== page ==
The first time I heard the song ‘Bread and Roses’, it was 2014, and I’d just sobbed my way through the movie, ‘Pride’ (not for the last time). The film is based on the true story of how the 1984 British Miner’s Strike ravaged the Welsh mining industry, and how a ragtag group of Lesbian and Gay activists took up their cause and began to raise money on their behalf. As a member of the LGBTQ+ community and self-professed cry baby, the story really stuck with me, as did a certain song that would inevitably send me down a Wikipedia hole.
Based on a phrase coined in 1911 by American Suffragette Helen Todd, the song ‘Bread and Roses,’ called for the arts to be accessible to all, not just the wealthy or privileged. It was a rallying cry that resonated with many people at the time and was soon taken up by trade unionists as well, most notably by Rose Schneiderman in 1912.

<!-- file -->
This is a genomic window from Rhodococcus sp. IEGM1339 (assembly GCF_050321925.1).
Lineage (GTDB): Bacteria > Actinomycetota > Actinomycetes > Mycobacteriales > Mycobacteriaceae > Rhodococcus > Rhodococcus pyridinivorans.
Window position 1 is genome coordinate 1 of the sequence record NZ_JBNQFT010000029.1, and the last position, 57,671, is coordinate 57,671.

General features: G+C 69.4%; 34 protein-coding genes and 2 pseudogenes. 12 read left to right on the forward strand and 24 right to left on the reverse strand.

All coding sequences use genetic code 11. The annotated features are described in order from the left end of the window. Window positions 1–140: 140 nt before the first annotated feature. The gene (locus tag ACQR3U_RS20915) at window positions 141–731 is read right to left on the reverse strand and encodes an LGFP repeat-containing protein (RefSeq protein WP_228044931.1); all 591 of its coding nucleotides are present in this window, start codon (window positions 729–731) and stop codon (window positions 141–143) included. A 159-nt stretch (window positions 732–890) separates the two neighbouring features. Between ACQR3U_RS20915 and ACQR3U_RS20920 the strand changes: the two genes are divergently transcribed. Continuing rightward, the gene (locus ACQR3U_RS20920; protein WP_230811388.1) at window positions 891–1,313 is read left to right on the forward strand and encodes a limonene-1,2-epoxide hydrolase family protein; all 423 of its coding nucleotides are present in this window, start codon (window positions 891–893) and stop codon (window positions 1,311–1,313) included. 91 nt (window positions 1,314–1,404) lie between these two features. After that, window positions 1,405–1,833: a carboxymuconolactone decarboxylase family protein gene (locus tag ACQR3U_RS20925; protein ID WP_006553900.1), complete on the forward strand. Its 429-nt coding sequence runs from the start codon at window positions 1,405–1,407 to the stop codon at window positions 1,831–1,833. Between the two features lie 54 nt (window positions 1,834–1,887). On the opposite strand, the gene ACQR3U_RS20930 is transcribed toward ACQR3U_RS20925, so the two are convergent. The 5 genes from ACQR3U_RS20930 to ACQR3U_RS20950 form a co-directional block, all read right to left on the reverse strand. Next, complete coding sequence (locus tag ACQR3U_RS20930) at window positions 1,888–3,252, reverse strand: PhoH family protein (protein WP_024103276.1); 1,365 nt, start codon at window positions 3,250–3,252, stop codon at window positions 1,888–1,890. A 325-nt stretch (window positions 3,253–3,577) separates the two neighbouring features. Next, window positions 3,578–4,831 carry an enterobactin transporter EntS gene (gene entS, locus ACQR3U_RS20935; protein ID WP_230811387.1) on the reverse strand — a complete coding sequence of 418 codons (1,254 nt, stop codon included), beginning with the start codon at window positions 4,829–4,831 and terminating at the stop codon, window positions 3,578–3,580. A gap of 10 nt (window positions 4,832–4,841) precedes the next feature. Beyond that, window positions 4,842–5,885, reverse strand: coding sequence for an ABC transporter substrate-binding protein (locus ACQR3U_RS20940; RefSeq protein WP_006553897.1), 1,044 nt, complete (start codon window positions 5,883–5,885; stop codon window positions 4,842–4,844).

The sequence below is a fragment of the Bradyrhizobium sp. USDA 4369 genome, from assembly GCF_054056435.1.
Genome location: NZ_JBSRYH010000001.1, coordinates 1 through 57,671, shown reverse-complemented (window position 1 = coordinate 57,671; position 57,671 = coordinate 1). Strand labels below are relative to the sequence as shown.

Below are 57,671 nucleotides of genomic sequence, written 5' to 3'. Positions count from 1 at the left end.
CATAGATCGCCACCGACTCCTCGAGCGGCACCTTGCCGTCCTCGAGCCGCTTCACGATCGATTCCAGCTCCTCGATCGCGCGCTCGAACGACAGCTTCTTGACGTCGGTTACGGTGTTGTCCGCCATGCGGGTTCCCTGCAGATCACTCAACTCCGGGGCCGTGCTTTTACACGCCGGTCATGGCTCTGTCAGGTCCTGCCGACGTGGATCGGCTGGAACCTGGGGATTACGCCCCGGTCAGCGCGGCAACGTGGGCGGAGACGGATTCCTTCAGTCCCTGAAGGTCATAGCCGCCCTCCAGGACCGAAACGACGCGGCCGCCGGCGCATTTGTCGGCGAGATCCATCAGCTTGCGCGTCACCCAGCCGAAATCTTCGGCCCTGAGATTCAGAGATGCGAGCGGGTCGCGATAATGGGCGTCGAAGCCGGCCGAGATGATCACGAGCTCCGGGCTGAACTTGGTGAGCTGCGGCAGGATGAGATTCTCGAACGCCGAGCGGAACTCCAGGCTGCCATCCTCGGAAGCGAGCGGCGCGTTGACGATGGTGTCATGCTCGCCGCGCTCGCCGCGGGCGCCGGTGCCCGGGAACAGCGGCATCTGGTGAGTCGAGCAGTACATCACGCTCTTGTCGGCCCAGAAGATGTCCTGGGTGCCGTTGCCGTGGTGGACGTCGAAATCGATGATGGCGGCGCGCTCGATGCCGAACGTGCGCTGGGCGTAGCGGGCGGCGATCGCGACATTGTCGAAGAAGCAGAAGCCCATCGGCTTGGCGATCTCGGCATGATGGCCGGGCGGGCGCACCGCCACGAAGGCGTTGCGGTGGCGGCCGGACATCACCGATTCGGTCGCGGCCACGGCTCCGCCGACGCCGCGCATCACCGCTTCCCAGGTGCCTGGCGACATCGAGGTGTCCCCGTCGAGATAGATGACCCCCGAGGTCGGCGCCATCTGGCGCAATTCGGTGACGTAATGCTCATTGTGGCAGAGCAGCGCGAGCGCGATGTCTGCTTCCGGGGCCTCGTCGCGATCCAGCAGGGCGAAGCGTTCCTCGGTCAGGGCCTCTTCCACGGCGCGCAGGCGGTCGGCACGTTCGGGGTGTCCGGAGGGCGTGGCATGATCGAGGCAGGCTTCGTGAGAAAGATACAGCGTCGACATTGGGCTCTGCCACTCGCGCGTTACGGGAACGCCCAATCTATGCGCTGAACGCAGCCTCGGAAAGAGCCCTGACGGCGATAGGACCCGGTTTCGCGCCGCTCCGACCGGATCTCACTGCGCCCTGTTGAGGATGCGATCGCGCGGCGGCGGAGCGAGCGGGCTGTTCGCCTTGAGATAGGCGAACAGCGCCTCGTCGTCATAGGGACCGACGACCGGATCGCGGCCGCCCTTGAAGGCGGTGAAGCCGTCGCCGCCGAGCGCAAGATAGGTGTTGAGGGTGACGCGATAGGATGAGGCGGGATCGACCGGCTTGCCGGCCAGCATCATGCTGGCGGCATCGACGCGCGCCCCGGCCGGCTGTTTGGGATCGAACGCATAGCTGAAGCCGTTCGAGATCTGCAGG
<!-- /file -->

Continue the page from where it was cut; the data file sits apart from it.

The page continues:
After the Triangle Shirtwaist Factory fire of 1911, in which 146 works were killed, Trade Unionist member and founding member of the American Civil Liberties Union, Rose Schneiderman made reference to Helen Todd’s remark saying,
“What the woman who labours wants is the right to live, not simply exist – the right to life as the rich woman has the right to life, and the sun and music and art. You have nothing that the humblest worker has not a right to have also. The worker must have bread, but she must have roses, too.”
After Rishi Sunak’s misguided ad campaign in October 2020, which urged creatives to retrain in other areas, I felt that the sentiment of ‘Bread and Roses’ was still very much relevant in the 21st century. Seven years later, and with the words were still stuck in my head, I decided it was time to make some art about it.